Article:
US stocks, based on long term valuation techniques, are the most expensive in the world. Expected returns over the next decade, again based on long term valuation techniques, are somewhere south of 5% real and with inflation very low, nominal returns won’t be much better. At Alhambra, we believe that, at best, the S&P 500 is uninteresting and at worst is in bubble territory. That doesn’t mean we can’t find anything to buy in the US market, but it does mean that we find it very difficult to maintain exposure to US stocks through a broad based index fund. It is probably not coincidence that a surge in popularity for indexing has resulted in highly valued indexes. And anyone who has been reading these weekly commentaries for any length of time knows how hard I find it to do anything that is overly popular. If everyone is doing it, I lose interest.
For investors, this presents a dilemma since the US is also the largest, most liquid market in the world. Global investing almost requires that one have at least some exposure to the US stock market. We are addressing this need for US stock exposure by returning to our deep value roots and including more individual equities in our portfolios. We are not so naive as to expect that if the US market takes a big hit that we will be completely spared but we do believe that a value approach may limit the damage.
The other alternative for global investors is to reduce exposure to the US market and concentrate on markets where valuations are more reasonable. To us, investing is no more complicated than buying what’s cheap and avoiding what is very dear. Right now, that means our focus is almost entirely on foreign markets although investing outside the US still requires that we track the US economy. Why?
Return = Dividend Yield + Growth + Change in valuation
When we look at this equation and apply it to the US, we are concerned about all three factors. Dividend yield on the S&P 500 is just 2%; growth, despite some decent news this week (more on that later) is weak and valuations are very high, meaning that it is likely that the change in valuation over a reasonable investment time frame is likely to be negative. If we take a 2% dividend yield and add GDP growth it is obvious that even a minor negative change in valuation would lead to losses.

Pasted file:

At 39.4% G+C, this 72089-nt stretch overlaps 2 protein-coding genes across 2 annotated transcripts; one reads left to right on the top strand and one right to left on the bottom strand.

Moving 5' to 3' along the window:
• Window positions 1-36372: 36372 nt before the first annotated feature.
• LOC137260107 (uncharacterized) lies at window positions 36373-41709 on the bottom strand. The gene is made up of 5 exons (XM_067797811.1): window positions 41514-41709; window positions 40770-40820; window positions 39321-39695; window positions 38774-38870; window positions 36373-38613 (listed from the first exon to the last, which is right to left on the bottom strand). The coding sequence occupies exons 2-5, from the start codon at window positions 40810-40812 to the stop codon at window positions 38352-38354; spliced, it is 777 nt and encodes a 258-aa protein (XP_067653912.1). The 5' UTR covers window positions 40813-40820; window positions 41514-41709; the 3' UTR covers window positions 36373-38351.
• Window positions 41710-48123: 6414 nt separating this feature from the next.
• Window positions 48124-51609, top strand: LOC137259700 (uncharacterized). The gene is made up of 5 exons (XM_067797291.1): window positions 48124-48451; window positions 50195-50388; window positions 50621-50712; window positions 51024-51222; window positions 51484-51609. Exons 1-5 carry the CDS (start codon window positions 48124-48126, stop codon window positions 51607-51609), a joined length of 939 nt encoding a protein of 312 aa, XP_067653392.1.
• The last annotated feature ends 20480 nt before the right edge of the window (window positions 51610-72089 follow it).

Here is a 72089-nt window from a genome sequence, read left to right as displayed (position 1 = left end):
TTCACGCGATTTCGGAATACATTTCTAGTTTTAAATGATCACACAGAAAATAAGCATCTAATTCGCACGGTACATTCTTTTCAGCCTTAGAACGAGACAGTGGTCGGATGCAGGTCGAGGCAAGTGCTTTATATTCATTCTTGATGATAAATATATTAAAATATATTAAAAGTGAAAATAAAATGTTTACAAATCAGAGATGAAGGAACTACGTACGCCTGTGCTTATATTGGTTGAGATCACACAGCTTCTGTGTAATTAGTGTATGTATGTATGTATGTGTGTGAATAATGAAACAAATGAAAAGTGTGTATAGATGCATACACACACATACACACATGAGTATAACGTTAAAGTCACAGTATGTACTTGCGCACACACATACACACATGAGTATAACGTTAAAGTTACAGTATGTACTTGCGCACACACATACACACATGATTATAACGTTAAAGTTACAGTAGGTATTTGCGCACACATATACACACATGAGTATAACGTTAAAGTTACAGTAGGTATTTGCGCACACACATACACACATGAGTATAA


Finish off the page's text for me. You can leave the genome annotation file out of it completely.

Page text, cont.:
When we look at this equation in relation to foreign markets, we still have to focus on the US economy because GDP growth in most of the rest of the world, to at least some degree, is dependent on US growth. And we still see that as a problem. The economic news recently has trended better but as Jeff Snider and a lot of others have pointed out, a lot of the recent growth has been from adding inventories. We saw a similar phenomenon last year where inventories grew in the second half of the year in anticipation of higher growth that never materialized. The result was a slowdown in the first half of this year as last year’s inventory rise was worked down. The upward revision to 3rd quarter GDP last week was almost entirely from a revision of the inventory numbers. 3.6% growth in the quarter sounds great but if, as we suspect, it means much lower numbers in the 4th and 1st quarters, it doesn’t mean much.
The employment numbers were also an upside surprise last week and I don’t want to minimize it but the 200k payroll gain, assuming it is accurate (a very big if), barely keeps up with population growth. Jobless claims are hitting new lows and that is certainly good news for those with jobs, but there are also millions facing an end to benefits come January 1. Long term unemployment is a huge problem and based on the economic idiocy I’ve seen out of DC recently, isn’t likely to change anytime soon. My guess is that we’ll see some kind of budget deal soon that makes only some minor changes in current spending and taxes. I guess that is better than a deal that includes much higher taxes but if the economy could stand on its own with current policy we wouldn’t see the Fed engaged in extraordinary policies. Which by the way, I expect the Fed to start ending fairly soon.
It seems fairly obvious, at least to me, that the Fed wants to end quantitative easing. I think they may have finally realized that the policy is not only ineffective but also increasingly a political lightning rod. President Obama last week gave a major speech on inequality and while he didn’t mention monetary policy specifically, anyone with a pulse knows it is contributing to the problem (assuming there is a problem). I’ve written about the issue many times in the past and it isn’t a new idea that inflation leads to greater inequality. Anyway, the Fed seems likely to use the recent strength in economic data (as iffy as it is) to justify the beginning of the end of QE. It won’t hurt that hawks such as Richard Fisher and Charles Plosser will be voting members of the FOMC starting in January.
Having said all that, I think probably the most likely outcome for US growth in the near future is for it to continue at its current feeble pace. There are plenty of reasons to worry that the outcome is worse than that and we’ll be watching them closely, but for now, if we make that assumption, foreign markets are offering much greater value than the US stock market. We even find some markets where a worse outcome for US growth doesn’t seriously dent the case for investment. So to answer the question at the top, what’s cheap?